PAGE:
If Clapper had concerned a discovery dispute in a civil lawsuit or a government request in a routine criminal investigation, its analysis would be sound. The intuitive rightness of Judge Lynch’s approach for these prosaic settings probably accounts for much of the wide approval it has elicited. However, that mundane milieu is not the appropriate backdrop for assessing relevance under section 215. As noted above, the Second Circuit has applied a far more deferential approach in the context of national surveillance. Under a deferential approach, a plausible argument by the government should prevail, even if a reviewing court feels that its own approach is more intuitively correct. If the Second Circuit’s warning about not second-guessing the executive branch on national security surveillance means anything, it means that the court cannot substitute its judgment for a plausible judgment made by executive branch officials. Unfortunately, Judge Lynch did not explain why this deferential approach was inapplicable under section 215, which Congress enacted to grant the government what Senator Kyl called the “agility” to anticipate and deter terrorist threats.

In the more deferential national security setting, analyzing section 215 collection without reference to use restrictions is a bit like producing Shakespeare’s Hamlet without an actor to play the Prince of Denmark. In Hamlet, the prince’s scruples make the play; so, too, with section 215’s restrictions on who gets to see and analyze the metadata. Without analysis of those restrictions, the metadata program seems like a disproportionate data grab without adequate statutory authorization---an attempt to “hide elephants in mouseholes,” as Judge Lynch (quoting the Supreme Court) put it. Factor in the downstream rules for querying and analyzing, and the metadata program looks more like a reasonable, proportionate response to the dynamic nature of terrorist threats.

A more careful opinion might have acknowledged the role of such restrictions, and then taken them on directly--- by explicitly finding them insufficient or beside the point. I suppose the opinion’s collection-focused analysis might be said to imply such an approach; still, the Clapper court made no mention of a mission-critical feature of the program. That made the decision unfaithful to the actual practices that the Second Circuit purported to review, and inconsistent with the deference the Second Circuit has historically shown in national security cases.

Consider the appeals court’s discussion of the metadata program and FBI threat assessments. The Second Circuit reasoned that because the latter (which require at least some threshold showing before the government may proceed) are explicitly carved out of Section 215’s coverage, then the call records program (which involves comprehensive collection of telephony metadata before any nexus between the collected stuff and a particular threat, or even a need to examine the data itself, arises) couldn’t possibly be kosher, either.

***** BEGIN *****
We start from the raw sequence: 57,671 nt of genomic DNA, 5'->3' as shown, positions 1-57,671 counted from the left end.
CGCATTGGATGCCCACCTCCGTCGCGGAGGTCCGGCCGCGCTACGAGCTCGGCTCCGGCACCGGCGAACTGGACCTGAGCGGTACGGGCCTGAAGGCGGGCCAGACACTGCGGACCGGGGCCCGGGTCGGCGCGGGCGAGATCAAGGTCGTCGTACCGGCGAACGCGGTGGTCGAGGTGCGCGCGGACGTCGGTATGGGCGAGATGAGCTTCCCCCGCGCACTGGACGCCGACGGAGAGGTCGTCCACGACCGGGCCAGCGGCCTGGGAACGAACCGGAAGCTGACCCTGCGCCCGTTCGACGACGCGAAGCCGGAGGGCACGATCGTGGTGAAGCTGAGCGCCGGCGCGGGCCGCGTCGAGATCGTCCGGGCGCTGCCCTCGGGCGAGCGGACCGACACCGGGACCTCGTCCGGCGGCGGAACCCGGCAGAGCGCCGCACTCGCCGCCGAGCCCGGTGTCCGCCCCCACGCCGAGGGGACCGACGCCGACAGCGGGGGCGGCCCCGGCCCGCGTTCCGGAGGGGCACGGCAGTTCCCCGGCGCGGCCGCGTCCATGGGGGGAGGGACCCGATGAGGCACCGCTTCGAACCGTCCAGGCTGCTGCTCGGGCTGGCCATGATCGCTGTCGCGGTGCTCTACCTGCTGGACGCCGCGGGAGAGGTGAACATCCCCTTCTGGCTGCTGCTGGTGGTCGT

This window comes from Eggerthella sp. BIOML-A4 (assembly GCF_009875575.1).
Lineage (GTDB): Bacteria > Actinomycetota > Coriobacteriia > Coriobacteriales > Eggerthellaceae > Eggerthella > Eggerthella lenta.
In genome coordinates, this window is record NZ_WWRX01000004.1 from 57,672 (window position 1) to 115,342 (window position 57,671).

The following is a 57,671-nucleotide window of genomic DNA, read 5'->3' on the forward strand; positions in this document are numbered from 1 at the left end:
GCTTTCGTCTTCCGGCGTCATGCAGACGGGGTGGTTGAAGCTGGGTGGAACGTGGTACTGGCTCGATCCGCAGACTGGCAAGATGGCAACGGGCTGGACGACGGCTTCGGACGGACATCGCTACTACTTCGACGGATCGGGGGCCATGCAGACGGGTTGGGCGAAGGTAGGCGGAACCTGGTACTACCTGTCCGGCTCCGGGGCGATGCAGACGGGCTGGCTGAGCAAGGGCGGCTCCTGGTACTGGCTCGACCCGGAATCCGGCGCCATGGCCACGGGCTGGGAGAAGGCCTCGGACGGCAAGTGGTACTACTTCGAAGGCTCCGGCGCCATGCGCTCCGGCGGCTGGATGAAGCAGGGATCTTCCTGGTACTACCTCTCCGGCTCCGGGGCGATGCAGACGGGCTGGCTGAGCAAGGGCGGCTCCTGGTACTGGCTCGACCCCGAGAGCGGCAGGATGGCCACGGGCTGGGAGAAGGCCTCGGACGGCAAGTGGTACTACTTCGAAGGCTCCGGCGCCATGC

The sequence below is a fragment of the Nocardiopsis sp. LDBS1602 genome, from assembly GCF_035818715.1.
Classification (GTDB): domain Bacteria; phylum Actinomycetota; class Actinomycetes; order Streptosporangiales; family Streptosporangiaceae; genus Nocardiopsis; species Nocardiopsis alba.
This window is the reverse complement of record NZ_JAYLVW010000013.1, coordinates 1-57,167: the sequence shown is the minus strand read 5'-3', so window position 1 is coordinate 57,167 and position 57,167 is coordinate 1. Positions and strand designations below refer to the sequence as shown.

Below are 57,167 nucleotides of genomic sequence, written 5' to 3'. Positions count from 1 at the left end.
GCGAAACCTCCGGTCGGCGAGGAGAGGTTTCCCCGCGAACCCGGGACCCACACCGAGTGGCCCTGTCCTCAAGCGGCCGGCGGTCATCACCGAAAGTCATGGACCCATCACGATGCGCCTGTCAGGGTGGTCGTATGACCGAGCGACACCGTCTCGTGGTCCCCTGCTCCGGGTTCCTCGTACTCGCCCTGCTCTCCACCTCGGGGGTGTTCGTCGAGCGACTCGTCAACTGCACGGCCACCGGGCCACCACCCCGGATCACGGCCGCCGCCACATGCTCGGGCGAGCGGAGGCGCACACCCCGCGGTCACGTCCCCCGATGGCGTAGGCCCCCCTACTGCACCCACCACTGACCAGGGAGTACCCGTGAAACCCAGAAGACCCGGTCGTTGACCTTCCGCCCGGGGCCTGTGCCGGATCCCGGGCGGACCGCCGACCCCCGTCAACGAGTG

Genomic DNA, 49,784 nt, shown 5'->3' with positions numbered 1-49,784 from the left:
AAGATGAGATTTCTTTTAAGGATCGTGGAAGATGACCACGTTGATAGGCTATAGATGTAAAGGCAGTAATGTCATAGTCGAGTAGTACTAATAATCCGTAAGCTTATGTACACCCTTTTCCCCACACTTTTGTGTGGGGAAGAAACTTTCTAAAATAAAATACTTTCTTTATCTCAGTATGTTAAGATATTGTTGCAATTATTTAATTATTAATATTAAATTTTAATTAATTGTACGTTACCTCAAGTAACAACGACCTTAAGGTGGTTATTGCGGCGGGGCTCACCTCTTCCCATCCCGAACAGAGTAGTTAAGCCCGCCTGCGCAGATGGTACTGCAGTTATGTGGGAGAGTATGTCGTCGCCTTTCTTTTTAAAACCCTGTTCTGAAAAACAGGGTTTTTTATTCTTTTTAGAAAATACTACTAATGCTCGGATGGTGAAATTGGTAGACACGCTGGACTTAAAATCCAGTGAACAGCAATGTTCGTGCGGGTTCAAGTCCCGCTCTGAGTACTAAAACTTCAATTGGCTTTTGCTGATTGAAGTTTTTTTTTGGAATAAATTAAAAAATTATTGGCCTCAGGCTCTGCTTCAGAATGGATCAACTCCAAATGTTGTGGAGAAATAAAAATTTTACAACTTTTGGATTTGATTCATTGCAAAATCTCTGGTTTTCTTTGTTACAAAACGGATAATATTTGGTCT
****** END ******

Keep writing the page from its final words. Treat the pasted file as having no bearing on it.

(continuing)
This is precisely where use restrictions ought to matter---or should have, anyway. As the Second Circuit observed, threat assessments may be undertaken liberally, almost on the government’s own initiative---they require no factual predication at all. Only a few gentle strictures apply: According to one example described in an FBI operations guide (and also cited by the Clapper court), an assessment may go forward when there is a reason to collect information, in order determine whether a threat exists; there must also be a rational relationship between the assessment’s purpose, the sought information, and the means chosen to attain it. But only inquiries “pursued for frivolous or improper purposes,” or based on “arbitrary or groundless speculation,” are clearly out of bounds. Such criteria are loose, to say the least. And, more importantly, they do not remotely resemble the tight limits imposed on the metadata program by the FISC’s RAS mandate. Congress could (and did) bar collection under section 215 for purposes of a threat assessment. But Congress’s mere mention of threat assessments says little or nothing about its view of the program that the FISC actually authorized---and that is what the Clapper plaintiffs challenged as incompatible with the statute.

Ultimately, the ruling may further the cause for reforms, like those in the USA Freedom Act, that address fears about collection and preserve government’s necessary capabilities. Moving collection to the private sector and establishing some independent voice to oppose the government’s FISC requests will bolster the program’s legitimacy. However, support for reforms need not obscure the restrictions in place on the current metadata program. The Clapper court failed to reckon with those restrictions, although the Second Circuit’s deferential approach to national security surveillance required that reckoning. Perhaps the Second Circuit was wrong to opt for deference in earlier cases, but respect for precedent required some explanation from the Clapper court of the errors in the prior approach. Despite the superficial plausibility of its analysis, the court’s failure to provide that explanation makes Clapper a flawed decision.